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FDA Should Not Approve Flawed Alzheimer’s Disease Drug Donanemab

WASHINGTON, D.C. – A Food and Drug Administration (FDA) advisory committee on Monday discussed an application for approval of donanemab for the treatment of Alzheimer’s disease. The subjects in the clinical trials had mild cognitive impairment and mild dementia.

In testimony, Public Citizen’s Health Research Group urged the committee to recommend that the FDA not approve donanemab. Nonetheless, for the population enrolled in the clinical trials, the committee voted 11-0 that donanemab is effective for the treatment of Alzheimer’s disease, and 11-0 that the benefits of donanemab outweigh the risks. Dr. Robert Steinbrook, director of Public Citizen’s Health Research Group, released the following statement:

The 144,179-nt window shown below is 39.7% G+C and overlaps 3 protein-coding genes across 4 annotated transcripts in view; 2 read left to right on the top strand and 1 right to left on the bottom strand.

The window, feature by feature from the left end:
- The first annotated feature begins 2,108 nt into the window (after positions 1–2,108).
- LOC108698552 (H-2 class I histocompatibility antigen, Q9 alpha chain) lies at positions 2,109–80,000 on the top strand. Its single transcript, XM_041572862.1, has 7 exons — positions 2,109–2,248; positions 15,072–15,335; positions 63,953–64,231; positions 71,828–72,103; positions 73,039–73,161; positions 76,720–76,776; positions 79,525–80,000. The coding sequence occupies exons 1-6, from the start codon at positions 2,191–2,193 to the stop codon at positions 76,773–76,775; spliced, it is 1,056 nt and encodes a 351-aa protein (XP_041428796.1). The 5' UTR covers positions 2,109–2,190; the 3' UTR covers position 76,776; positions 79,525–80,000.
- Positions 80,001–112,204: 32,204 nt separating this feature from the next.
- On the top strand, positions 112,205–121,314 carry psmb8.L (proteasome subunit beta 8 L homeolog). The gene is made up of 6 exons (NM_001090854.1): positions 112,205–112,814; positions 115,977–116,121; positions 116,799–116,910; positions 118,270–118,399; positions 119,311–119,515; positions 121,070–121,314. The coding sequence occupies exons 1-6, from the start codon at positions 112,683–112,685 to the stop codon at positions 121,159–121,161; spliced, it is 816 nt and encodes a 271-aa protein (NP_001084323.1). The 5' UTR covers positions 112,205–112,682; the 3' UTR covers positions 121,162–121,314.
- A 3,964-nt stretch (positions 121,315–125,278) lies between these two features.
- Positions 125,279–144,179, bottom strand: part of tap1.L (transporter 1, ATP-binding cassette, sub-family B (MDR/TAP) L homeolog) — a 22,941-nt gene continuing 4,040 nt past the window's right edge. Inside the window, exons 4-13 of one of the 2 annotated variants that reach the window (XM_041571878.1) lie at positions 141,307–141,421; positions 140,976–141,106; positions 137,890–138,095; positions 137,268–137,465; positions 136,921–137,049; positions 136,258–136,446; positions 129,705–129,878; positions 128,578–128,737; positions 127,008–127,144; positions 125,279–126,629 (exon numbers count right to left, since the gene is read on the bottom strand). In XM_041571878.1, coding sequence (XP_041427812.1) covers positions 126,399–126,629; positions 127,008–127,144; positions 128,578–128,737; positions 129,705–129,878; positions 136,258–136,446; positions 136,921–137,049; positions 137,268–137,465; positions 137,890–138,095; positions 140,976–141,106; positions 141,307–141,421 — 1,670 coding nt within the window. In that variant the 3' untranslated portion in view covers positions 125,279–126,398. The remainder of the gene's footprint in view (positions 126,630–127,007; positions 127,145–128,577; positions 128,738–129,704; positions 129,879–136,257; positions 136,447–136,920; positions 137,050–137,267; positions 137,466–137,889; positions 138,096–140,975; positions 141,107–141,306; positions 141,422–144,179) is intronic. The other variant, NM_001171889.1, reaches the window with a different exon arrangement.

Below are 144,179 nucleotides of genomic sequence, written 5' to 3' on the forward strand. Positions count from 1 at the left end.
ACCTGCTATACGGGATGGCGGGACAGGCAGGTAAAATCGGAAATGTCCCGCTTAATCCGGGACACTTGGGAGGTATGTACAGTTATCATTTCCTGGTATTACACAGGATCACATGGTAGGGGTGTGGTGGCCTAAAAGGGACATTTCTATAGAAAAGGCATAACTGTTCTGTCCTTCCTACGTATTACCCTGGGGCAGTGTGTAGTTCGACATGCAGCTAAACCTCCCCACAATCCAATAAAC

“The advisory committee meeting was very disappointing. The essential issue was not the specifics of the potential prescribing information for donanemab but whether the drug should be approved to begin with. The FDA should never have approved the Alzheimer’s disease drugs aducanumab (Aduhelm) and lecanemab (Leqembi). It should not make the same mistake a third time by approving donanemab.

“All three drugs have the same problem: their purported benefits in slowing the progression of Alzheimer’s disease do not outweigh their substantial health risks, including brain swelling and bleeding. Fortunately, aducanumab was little used and is being withdrawn from the U.S. market.

“Although patients with Alzheimer’s disease and their families are desperate for effective treatments, donanemab is not the answer, and should not be approved.”